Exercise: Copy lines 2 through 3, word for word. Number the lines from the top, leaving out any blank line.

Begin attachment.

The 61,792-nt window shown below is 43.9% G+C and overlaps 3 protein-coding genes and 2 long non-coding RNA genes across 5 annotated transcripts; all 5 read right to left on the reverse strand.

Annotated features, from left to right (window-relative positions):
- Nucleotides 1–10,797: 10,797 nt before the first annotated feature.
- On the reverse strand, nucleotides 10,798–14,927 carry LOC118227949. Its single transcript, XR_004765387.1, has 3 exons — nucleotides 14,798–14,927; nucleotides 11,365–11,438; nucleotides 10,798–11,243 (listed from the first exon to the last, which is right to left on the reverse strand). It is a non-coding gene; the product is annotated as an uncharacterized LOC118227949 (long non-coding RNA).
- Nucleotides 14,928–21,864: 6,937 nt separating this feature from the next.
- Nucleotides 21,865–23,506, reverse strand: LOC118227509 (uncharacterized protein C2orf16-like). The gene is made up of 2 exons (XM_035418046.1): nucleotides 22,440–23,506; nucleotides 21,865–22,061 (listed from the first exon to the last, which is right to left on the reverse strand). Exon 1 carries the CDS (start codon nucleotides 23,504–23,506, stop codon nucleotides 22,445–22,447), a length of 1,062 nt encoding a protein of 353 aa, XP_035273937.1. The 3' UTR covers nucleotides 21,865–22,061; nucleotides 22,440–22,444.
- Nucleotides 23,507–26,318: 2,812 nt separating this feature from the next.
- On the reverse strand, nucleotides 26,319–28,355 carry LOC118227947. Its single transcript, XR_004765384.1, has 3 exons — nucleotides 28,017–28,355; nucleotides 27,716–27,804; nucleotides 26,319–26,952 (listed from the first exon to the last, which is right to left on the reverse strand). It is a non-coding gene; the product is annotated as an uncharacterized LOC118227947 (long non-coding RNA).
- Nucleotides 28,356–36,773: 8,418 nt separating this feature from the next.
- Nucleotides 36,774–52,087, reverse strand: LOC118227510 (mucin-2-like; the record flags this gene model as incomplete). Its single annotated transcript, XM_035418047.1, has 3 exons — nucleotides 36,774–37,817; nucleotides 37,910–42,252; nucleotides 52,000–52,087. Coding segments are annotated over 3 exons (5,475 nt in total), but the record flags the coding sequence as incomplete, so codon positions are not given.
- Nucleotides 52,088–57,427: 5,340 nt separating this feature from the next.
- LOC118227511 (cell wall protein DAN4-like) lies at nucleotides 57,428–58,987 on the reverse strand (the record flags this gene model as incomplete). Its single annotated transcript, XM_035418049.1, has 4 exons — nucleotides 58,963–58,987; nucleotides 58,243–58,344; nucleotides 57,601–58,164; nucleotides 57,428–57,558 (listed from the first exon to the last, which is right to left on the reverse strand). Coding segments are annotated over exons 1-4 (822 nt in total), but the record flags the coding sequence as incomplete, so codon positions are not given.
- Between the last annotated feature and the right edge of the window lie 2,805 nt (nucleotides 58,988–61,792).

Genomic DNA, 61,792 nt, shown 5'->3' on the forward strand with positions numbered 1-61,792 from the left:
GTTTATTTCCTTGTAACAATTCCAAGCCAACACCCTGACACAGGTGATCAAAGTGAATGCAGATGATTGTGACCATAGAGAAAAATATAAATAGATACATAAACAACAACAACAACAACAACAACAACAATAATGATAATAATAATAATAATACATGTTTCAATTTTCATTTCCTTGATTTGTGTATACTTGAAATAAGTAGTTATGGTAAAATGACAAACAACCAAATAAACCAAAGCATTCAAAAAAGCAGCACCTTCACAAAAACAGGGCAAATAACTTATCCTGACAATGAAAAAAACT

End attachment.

Annotated features, from left to right (window-relative positions):
- Nucleotides 1–10,797: 10,797 nt before the first annotated feature.